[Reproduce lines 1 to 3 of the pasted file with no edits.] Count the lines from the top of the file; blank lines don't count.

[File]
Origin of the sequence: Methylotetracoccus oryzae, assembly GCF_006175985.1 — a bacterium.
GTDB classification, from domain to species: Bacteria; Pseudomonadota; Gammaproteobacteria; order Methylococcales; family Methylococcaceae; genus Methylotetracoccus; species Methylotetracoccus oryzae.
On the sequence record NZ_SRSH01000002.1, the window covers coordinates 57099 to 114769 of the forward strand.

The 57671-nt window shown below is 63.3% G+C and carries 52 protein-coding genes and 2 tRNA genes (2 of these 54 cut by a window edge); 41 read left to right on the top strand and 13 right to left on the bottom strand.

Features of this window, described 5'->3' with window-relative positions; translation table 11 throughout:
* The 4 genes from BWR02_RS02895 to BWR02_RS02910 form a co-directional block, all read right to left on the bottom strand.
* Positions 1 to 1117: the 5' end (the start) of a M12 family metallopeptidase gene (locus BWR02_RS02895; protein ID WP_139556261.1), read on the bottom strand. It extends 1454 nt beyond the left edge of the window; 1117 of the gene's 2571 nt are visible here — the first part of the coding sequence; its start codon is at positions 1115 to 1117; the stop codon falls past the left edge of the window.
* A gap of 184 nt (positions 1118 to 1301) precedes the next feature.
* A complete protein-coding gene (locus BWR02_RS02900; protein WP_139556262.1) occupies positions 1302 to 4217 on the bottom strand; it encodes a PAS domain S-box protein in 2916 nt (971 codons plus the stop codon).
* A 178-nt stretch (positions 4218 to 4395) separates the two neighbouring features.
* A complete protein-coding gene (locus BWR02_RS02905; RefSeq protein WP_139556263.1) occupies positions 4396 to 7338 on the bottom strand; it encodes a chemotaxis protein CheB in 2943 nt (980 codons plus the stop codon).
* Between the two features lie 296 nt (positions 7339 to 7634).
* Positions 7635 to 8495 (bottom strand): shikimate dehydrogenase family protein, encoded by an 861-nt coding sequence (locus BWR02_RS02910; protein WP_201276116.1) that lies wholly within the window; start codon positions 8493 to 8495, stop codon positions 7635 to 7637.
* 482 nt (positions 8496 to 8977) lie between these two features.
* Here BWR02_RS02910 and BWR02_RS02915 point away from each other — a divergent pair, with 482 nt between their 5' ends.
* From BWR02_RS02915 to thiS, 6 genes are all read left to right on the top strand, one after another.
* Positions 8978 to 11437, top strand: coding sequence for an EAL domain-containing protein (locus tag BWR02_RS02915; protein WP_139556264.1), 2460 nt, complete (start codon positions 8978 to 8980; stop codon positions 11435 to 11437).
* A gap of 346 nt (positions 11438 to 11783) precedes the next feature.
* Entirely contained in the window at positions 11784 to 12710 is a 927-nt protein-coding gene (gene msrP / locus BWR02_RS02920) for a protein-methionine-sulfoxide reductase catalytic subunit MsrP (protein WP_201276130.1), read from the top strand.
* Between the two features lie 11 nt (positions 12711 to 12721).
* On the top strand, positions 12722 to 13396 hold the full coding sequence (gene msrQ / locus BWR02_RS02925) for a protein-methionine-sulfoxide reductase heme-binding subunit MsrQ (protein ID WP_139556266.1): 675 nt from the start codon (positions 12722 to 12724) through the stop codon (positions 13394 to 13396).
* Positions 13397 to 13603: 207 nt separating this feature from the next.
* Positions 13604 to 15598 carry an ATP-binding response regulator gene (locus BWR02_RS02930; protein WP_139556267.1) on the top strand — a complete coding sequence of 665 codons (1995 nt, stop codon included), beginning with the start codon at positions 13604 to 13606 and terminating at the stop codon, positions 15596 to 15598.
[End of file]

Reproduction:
Origin of the sequence: Methylotetracoccus oryzae, assembly GCF_006175985.1 — a bacterium.
GTDB classification, from domain to species: Bacteria; Pseudomonadota; Gammaproteobacteria; order Methylococcales; family Methylococcaceae; genus Methylotetracoccus; species Methylotetracoccus oryzae.
On the sequence record NZ_SRSH01000002.1, the window covers coordinates 57099 to 114769 of the forward strand.